Simon Black’s appearance opens the door to this book’s great flaws. Once the narrative leaves the plantation and the guileless diary of Molly Petree, it succumbs to Gothic predictability. Simon, who sweeps on stage bearded, booted and spurred, in a swirl of cape, with a shadowy, rootless past, is interchangeable with a score of dark heroes from Victorian literature. Mrs. Mariah Snow, the headmistress at Gatewood Academy, is suitably cruel and spiteful. Her sister Agnes, who befriends Molly, is idealistic and naïve. Mariah’s minister husband, Cincinnatus, is goatish and repellent. And they all speak and write in maddeningly formal language that bogs down like the autumn mud of the Piedmont. These are characters we have met too many times before, and not even their strenuous perversities can redeem them.
The narrative is further cluttered by irrelevant scraps, including the Calvinist infant catechism; Eugene Field’s poem “Wynken, Blynken, and Nod”; a list of the faculty and students at Gatewood Academy; and that institution’s daily schedule. These are ostensibly the product of Tuscany Miller’s feverish research, but as narrative tools, they are annoying and superfluous and bound to be skipped over by the impatient reader.
Then there is the language. Certainly, 19th-century patterns of speech and writing were different from ours, but in a contemporary narrative they have the same effect as Uncle Remus’ dialectic tales. They distract rather than illuminate, and they challenge the author’s credibility. We are asked to believe, for example, that Miss Agnes Rutherford writes a dense nine-page letter to her sister Mariah–her “First Impressions” of Molly–while riding in a carriage over the rough roads of 1870s North Carolina. How, one asks oneself, was she able to dip her pen? Mariah’s own journal entries offer titillating revelations (each one bears the heading “For No One’s Eyes”), yet are tedious.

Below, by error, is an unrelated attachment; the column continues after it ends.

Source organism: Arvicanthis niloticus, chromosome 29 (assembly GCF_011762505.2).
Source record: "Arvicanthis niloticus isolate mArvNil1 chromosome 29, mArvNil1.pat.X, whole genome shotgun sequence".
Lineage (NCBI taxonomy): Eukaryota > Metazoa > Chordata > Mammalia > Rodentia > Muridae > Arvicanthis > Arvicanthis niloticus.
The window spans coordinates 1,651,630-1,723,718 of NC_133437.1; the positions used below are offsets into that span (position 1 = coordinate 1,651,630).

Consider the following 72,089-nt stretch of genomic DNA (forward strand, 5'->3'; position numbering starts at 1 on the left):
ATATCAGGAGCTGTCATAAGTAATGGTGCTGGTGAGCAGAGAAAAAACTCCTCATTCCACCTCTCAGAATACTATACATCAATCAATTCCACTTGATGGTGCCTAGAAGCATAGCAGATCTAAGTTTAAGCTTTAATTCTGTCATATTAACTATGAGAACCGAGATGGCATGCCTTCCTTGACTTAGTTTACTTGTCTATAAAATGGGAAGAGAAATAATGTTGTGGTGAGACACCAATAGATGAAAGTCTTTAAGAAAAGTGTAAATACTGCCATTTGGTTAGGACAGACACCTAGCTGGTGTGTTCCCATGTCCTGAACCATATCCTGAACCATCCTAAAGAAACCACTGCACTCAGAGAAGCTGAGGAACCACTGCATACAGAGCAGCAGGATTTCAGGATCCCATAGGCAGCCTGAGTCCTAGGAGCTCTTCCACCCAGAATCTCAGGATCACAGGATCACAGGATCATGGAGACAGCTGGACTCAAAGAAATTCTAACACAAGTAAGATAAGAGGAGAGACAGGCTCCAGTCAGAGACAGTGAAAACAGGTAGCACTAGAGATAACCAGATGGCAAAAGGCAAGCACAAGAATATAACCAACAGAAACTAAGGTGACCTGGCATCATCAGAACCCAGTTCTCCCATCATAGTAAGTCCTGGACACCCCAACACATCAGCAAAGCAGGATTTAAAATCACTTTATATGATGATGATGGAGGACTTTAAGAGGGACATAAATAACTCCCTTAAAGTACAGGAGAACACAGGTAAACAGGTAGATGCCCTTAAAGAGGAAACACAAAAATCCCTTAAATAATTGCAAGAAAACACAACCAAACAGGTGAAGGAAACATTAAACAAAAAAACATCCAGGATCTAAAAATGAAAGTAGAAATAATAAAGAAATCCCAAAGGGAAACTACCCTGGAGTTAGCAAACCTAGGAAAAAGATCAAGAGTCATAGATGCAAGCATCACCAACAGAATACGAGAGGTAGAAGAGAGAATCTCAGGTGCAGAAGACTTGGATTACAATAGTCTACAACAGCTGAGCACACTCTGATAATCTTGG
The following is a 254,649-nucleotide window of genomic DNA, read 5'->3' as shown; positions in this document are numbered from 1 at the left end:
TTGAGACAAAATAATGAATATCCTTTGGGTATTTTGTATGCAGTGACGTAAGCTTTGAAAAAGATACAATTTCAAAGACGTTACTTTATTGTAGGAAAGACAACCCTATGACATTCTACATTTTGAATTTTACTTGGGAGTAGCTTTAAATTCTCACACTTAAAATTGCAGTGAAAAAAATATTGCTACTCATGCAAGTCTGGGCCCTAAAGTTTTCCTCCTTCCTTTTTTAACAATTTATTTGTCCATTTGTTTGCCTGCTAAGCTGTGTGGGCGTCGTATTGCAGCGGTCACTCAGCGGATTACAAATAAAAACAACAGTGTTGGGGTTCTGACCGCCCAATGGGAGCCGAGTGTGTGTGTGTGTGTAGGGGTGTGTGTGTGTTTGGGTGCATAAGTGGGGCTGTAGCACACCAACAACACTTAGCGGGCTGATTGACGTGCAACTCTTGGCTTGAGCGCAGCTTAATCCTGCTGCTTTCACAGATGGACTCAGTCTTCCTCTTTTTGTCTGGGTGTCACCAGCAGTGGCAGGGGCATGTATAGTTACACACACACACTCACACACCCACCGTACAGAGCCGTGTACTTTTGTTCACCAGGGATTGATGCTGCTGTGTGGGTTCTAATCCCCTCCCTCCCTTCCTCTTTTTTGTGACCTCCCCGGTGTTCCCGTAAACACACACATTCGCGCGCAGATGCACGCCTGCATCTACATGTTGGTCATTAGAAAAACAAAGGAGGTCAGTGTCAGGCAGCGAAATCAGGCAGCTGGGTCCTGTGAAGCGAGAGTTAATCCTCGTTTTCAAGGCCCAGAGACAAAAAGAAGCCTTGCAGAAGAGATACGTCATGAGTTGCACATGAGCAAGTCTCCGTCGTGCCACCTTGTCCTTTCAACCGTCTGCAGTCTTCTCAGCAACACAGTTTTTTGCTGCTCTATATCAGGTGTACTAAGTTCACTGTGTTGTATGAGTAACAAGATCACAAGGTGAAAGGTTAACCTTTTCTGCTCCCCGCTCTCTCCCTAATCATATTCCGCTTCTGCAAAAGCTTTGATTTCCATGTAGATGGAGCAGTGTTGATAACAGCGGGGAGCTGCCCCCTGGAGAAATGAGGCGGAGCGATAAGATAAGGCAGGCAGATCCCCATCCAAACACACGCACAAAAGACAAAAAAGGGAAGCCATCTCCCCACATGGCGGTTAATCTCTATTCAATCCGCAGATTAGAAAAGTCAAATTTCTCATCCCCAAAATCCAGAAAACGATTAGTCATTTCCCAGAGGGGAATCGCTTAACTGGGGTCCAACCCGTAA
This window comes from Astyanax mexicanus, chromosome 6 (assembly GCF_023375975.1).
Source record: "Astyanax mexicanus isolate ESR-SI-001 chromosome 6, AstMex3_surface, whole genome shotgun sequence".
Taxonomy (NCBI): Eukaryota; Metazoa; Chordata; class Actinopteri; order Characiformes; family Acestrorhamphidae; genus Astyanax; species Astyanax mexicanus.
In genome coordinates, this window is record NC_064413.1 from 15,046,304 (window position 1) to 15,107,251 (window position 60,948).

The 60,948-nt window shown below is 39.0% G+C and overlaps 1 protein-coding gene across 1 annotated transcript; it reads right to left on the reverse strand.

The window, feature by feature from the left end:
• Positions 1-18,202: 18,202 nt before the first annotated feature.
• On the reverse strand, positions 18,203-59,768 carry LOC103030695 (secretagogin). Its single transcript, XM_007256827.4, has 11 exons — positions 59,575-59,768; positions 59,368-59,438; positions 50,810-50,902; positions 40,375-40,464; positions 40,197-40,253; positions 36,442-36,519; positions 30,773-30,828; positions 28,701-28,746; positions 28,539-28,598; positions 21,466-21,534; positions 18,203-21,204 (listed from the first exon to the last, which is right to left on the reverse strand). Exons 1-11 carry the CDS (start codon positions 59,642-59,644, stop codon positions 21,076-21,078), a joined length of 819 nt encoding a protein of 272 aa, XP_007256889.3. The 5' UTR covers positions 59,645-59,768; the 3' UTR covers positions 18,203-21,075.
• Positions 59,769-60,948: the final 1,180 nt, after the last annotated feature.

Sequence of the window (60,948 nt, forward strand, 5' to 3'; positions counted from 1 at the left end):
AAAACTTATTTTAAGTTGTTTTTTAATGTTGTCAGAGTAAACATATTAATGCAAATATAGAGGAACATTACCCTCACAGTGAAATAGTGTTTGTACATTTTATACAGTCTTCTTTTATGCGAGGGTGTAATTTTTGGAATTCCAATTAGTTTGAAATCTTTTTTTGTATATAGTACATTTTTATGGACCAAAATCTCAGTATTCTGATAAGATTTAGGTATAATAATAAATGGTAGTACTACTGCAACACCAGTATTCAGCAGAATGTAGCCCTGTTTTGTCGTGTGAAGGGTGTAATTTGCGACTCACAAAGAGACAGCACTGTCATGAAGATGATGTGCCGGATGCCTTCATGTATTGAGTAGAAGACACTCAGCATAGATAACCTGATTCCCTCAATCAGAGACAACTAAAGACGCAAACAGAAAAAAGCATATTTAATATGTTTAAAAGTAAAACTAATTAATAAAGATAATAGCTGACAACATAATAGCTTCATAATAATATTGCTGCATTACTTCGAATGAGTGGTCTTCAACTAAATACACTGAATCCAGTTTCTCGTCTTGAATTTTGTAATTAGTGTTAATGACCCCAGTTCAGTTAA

Smith’s technique is to develop the story through the observations of her characters, but the result is forced and artificial, as if each writer, each speaker, were instructed beforehand just how much to reveal.
The most puzzling conundrum of Smith’s novel is her choice of Tuscany Miller’s letters to her professor as a framing device. Ms. Miller, who has a “background in pageants,” is ditzy and clueless (her original thesis was “Beauty Shop Culture in the South: Big Hair and Community”), and her personal history (her father “outs” himself, we are told) seems profoundly irrelevant. Perhaps it was Smith’s intent to contrast this pampered cheerleader with the hardscrabble lives of her 19th-century subjects. If so, the attempt falls short, and Smith succeeds only in belittling her mouthpiece. Tuscany Miller is, in every sense, a stereotype, and thus unbelievable, patronizing and insulting.
One wishes that Smith had stuck to a conventional narrative and let Molly Petree tell her own story rather than succumbing to the outworn tradition of the epistolary novel. Too many voices come between us and Molly, and thus between us and the truth of time and place.
Nevertheless, I would recommend On Agate Hill to anyone interested in the lives of a vanished era. So many things that are important about that time and place are revealed in spite of the rhetoric, the distractions, the gimmicks. Lee Smith is an honest and capable writer, a consummate craftsman. She need not play tricks to engage us. God bless thee, Molly, and farewell.
Howard Bahr is the author of three novels about the Civil War: The Black Flower, The Year of Jubilo and, most recently, The Judas Field. He lives in Fayetteville, Tenn.